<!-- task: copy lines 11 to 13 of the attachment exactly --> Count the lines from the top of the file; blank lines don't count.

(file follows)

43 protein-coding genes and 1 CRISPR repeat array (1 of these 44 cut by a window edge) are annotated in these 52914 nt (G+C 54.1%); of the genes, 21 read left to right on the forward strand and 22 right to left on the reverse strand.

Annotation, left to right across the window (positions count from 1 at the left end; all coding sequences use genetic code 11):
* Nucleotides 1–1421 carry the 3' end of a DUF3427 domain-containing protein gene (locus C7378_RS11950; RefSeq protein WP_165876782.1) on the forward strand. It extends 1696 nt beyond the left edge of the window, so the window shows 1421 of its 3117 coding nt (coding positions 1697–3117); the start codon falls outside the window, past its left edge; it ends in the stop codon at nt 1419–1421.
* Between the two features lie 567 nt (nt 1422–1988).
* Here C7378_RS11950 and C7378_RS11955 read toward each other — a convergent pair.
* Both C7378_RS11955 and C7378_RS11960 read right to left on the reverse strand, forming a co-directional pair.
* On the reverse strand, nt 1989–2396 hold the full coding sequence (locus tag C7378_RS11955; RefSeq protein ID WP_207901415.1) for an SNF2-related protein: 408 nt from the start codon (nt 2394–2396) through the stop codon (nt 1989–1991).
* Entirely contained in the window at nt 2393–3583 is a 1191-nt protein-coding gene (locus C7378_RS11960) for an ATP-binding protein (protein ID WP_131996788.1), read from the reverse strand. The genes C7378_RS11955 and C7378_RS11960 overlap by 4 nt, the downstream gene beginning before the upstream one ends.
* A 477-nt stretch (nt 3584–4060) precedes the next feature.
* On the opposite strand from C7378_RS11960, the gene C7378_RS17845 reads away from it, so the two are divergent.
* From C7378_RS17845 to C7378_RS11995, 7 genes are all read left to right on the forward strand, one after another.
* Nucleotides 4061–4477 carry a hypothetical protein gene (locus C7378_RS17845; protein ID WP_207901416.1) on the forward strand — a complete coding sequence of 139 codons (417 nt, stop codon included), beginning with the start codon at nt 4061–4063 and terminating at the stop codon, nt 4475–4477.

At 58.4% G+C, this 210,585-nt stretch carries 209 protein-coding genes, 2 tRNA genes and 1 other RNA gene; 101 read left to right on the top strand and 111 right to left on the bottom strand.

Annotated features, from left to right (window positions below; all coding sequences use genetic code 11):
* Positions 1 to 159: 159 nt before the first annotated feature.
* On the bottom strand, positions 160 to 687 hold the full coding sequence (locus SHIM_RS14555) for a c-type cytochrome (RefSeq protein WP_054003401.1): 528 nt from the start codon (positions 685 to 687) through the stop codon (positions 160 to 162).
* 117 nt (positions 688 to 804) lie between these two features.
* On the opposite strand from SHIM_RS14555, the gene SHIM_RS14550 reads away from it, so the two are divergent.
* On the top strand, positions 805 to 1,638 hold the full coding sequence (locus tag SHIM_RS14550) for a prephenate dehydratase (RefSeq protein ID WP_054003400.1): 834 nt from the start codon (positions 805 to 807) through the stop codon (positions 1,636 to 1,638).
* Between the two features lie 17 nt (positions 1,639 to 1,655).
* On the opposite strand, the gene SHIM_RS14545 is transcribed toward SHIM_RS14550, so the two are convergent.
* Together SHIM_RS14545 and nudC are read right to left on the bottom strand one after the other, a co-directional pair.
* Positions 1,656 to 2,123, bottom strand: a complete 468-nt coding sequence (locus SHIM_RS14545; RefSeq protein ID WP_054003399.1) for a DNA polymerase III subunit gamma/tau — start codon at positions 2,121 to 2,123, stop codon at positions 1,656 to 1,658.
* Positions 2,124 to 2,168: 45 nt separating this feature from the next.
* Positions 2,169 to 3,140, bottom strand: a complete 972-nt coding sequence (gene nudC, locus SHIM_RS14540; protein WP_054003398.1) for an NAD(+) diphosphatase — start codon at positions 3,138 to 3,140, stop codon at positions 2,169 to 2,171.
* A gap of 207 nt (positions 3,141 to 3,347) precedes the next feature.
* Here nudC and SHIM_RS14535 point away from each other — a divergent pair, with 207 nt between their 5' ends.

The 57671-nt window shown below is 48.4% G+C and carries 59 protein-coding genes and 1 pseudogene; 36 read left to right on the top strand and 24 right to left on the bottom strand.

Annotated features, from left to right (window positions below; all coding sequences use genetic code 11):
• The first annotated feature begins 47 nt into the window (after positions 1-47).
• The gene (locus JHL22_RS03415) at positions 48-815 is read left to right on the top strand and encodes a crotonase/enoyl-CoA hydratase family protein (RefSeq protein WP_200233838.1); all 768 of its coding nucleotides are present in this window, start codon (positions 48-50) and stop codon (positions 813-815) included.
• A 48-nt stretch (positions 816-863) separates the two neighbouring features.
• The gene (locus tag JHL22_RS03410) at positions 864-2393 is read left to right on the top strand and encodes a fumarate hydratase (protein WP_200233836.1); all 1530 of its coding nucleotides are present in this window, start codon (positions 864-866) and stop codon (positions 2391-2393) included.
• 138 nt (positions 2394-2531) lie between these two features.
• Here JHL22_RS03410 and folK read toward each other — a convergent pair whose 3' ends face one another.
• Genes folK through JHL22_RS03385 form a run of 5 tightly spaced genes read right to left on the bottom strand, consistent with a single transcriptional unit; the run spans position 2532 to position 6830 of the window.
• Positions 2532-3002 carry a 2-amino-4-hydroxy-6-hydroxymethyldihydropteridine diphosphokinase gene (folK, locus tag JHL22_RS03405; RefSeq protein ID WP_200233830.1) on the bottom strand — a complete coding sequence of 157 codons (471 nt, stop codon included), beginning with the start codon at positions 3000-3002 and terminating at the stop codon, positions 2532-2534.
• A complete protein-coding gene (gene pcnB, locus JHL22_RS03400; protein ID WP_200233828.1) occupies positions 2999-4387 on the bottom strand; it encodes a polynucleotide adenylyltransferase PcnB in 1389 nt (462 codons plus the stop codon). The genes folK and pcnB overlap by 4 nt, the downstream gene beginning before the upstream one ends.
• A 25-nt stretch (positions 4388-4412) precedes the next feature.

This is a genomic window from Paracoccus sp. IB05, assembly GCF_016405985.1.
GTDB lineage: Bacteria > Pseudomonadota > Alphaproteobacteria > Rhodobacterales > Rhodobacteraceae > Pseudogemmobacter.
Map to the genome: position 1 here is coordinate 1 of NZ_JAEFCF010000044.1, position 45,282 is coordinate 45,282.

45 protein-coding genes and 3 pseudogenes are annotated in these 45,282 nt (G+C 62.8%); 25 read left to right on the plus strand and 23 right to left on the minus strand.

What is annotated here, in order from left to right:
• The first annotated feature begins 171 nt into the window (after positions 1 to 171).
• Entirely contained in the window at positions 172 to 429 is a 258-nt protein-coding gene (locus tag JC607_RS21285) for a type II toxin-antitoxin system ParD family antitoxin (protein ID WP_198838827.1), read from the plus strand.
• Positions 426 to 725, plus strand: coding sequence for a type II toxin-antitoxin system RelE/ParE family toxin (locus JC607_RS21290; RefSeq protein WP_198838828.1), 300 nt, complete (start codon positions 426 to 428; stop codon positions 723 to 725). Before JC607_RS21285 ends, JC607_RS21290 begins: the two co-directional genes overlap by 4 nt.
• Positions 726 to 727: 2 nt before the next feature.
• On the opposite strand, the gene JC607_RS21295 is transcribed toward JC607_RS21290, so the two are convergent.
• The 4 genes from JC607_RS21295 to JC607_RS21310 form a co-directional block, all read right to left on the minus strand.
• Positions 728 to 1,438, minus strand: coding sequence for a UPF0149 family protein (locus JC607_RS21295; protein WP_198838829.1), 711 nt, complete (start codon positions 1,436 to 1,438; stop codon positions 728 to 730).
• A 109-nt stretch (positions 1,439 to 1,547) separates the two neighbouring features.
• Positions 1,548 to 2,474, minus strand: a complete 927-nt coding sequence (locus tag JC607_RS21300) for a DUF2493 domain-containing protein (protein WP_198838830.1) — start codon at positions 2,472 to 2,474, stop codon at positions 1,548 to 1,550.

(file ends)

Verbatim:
* From C7378_RS17845 to C7378_RS11995, 7 genes are all read left to right on the forward strand, one after another.
* Nucleotides 4061–4477 carry a hypothetical protein gene (locus C7378_RS17845; protein ID WP_207901416.1) on the forward strand — a complete coding sequence of 139 codons (417 nt, stop codon included), beginning with the start codon at nt 4061–4063 and terminating at the stop codon, nt 4475–4477.

At 58.4% G+C, this 210,585-nt stretch carries 209 protein-coding genes, 2 tRNA genes and 1 other RNA gene; 101 read left to right on the top strand and 111 right to left on the bottom strand.